For instance, narcissistic top-level management is driven by a constant need for applause and wants to “leave a legacy”. This long-term orientation could be exhibited in the entrepreneurial orientation (Engelen et al., 2016). However, entrepreneurial orientation can also negatively affect the narcissistic top-level management's eagerness to stay in control, leading to inefficient use of resources and ultimately to time-consuming activities. This shows that the effect depends on the trait of top-level management. Thus, long-term orientation does not sufficiently explain the impact on organisational resilience.

As stated above, the overarching traits, i.e. empathy and narcissism, describe the different effects on the Big Five. For example, narcissistic top-level management is more extraversional than empathic peers. In contrast, empathic top-level management is more agreeable than narcissistic peers. Therefore, the use of empathy and narcissism in the study ensures that the individuals’ effects of the Big Five are discussed. According to Seville (2017), empathic behaviour is a necessity for resilience as this creates a more robust and reliable network, more commitment of employees, and improves processes within the firm. However, most top-level management exhibit narcissistic behaviour (Holt and Marques, 2012). This suggests that most firms struggle with organisational resilience. As a result, the study should include narcissism, as it appears to be predominantly present at the top-level management.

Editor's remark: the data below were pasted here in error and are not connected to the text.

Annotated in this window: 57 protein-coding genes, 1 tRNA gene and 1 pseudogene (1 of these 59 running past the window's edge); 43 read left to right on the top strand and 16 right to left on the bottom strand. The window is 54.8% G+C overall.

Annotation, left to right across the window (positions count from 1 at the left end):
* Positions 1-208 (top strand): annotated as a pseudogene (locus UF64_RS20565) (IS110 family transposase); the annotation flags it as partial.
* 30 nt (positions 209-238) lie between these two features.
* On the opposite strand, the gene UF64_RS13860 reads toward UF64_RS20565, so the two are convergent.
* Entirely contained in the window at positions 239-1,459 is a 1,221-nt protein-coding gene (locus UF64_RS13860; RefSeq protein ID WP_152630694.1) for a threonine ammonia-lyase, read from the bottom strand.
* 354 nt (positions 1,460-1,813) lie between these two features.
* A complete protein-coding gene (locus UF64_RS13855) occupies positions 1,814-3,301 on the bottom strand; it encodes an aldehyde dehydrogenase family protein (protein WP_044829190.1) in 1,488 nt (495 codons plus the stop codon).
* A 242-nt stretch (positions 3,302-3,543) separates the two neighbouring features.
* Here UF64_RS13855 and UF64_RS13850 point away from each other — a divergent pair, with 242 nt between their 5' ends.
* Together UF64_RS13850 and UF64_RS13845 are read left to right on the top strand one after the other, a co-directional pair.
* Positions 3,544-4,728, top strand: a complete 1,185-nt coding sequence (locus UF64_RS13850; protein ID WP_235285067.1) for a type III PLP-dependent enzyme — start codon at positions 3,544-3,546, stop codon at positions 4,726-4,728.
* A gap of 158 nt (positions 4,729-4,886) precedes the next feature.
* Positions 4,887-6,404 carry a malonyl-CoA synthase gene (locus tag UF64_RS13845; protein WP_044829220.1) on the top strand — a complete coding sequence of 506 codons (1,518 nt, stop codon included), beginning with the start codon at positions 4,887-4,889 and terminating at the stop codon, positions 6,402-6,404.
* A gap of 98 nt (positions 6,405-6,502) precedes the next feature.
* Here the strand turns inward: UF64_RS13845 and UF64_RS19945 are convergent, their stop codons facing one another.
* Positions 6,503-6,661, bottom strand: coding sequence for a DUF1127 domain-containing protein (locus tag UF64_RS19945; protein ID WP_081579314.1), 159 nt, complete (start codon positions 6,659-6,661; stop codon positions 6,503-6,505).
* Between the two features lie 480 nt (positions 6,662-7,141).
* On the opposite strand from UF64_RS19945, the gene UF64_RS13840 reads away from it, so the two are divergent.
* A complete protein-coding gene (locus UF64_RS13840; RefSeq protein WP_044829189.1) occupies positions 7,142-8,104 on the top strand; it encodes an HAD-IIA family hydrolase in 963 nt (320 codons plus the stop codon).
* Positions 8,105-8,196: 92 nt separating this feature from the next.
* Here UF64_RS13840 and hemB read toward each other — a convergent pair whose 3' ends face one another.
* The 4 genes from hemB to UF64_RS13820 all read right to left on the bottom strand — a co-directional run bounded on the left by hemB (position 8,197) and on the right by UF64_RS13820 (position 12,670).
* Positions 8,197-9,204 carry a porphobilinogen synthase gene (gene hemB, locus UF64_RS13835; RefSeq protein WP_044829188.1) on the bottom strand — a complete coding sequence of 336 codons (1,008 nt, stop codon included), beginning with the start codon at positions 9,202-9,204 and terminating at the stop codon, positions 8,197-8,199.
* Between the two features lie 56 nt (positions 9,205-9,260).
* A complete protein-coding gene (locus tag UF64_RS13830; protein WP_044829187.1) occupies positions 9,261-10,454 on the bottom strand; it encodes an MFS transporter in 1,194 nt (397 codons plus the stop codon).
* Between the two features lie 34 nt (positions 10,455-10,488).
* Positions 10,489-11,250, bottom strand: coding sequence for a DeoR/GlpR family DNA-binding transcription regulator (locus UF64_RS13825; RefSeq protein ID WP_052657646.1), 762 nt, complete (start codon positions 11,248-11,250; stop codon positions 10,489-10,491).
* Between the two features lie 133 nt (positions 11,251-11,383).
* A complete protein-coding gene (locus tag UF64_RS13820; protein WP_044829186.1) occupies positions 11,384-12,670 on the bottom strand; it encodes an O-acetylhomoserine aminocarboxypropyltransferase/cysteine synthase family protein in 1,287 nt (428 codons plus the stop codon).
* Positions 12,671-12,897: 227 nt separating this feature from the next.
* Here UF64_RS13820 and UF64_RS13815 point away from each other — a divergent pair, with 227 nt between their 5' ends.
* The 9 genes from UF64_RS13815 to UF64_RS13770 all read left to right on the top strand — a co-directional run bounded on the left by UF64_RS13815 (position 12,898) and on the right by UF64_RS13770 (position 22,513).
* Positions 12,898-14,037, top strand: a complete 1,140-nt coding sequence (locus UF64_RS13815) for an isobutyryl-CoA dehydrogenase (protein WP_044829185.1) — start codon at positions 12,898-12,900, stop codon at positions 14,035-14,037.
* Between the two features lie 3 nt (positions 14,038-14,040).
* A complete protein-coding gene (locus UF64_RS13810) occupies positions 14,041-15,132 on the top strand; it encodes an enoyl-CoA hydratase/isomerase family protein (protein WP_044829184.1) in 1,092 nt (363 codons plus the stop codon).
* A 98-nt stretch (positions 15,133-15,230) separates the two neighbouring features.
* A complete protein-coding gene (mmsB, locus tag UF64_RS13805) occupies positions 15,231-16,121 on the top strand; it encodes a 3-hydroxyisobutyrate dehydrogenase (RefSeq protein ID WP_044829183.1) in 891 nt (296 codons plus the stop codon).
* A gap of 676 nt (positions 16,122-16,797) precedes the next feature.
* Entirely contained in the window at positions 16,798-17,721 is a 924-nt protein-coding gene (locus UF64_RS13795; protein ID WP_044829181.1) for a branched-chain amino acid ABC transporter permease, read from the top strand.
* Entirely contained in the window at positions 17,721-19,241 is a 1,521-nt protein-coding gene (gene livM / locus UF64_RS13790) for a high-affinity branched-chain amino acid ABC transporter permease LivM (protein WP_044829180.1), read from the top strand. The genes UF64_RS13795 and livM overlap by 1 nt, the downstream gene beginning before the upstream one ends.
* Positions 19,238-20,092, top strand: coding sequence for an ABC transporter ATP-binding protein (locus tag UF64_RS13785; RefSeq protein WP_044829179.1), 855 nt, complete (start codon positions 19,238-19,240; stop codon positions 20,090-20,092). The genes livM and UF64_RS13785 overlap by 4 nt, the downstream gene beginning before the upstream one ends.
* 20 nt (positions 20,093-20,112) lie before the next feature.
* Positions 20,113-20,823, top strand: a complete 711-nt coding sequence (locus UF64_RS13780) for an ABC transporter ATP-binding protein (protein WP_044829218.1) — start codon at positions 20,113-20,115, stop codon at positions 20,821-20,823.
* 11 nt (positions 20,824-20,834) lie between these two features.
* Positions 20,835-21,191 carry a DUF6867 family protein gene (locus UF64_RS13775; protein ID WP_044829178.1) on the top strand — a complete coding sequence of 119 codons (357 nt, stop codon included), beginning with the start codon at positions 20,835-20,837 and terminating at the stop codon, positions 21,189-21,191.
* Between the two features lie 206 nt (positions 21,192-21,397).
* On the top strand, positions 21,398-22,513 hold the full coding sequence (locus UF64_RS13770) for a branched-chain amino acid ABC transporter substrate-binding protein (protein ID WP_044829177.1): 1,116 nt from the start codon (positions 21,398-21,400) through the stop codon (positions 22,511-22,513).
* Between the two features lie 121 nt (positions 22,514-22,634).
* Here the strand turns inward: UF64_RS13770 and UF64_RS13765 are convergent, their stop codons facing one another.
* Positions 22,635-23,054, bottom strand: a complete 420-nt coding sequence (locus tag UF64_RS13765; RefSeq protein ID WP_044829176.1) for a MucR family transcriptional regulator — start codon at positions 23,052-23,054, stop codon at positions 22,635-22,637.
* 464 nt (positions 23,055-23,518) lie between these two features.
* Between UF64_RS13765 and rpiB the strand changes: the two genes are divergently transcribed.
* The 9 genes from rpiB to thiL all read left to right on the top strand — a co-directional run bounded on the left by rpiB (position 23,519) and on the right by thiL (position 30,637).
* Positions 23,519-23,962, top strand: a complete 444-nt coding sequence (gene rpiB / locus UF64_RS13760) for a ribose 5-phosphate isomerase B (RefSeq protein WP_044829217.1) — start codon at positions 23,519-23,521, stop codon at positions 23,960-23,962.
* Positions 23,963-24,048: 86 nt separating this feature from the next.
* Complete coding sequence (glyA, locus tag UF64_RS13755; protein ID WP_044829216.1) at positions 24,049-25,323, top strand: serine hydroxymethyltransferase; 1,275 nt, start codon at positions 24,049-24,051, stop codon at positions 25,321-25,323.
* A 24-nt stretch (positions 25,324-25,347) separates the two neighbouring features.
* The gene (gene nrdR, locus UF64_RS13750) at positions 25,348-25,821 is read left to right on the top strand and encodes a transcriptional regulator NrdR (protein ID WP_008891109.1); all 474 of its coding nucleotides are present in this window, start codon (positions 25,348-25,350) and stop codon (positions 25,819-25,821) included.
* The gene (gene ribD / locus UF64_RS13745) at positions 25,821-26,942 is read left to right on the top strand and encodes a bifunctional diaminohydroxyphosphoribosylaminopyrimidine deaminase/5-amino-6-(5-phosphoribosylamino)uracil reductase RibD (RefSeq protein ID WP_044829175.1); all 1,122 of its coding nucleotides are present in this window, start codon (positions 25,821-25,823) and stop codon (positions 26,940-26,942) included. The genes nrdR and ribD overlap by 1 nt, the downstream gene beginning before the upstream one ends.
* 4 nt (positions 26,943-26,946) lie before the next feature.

In this research, König’s et al. (2020: p.133) definition of empathy is adopted as “a continuous individual-level construct denoting one’s ability and propensity to sense people’s feelings in emotional distress re-experience these feelings oneself”. König et al. (2020) use this definition in their study on CEOs’ empathy concerning organisational crises, particularly closely aligned with this research. They also indicate that empathy can be a “blessing and a curse”, thus making the definition suitable.

For narcissism, the used definition is from the Diagnostic and Statistical Manual for Mental Disorders (DSM) as “a multifaceted personality trait that combines grandiosity, attention- seeking, an unrealistically inflated self-view, a need for that self-view to be continuously reinforced through self-regulation, and a general lack of regard for others” (Cragun et al., 2019


p. 909). Grandiosity refers to self-centeredness, belief in being better than others, and entitlement. Attention seeking suggests one exerts significance to become the focus of attention.

Unrealistic self-view implies that one’s identity is inflated and shows an inaccurate picture.

Self-regulation denotes attributes (i.e. tactics, mechanisms, strategies and processes) that someone uses to shape and regulate their self-image. Therefore, it is crucial to understand a person's motivations and thought patterns. Finally, the lack of sensitivity for others' feelings and the tendency to exploit situations for personal gain is a general lack of regard for others.

Although this definition originated in clinical psychology, it has also been accepted in a non- clinical form (Cragun et al., 2019). This definition ensures that a broad perspective of narcissism is used, thus suitable.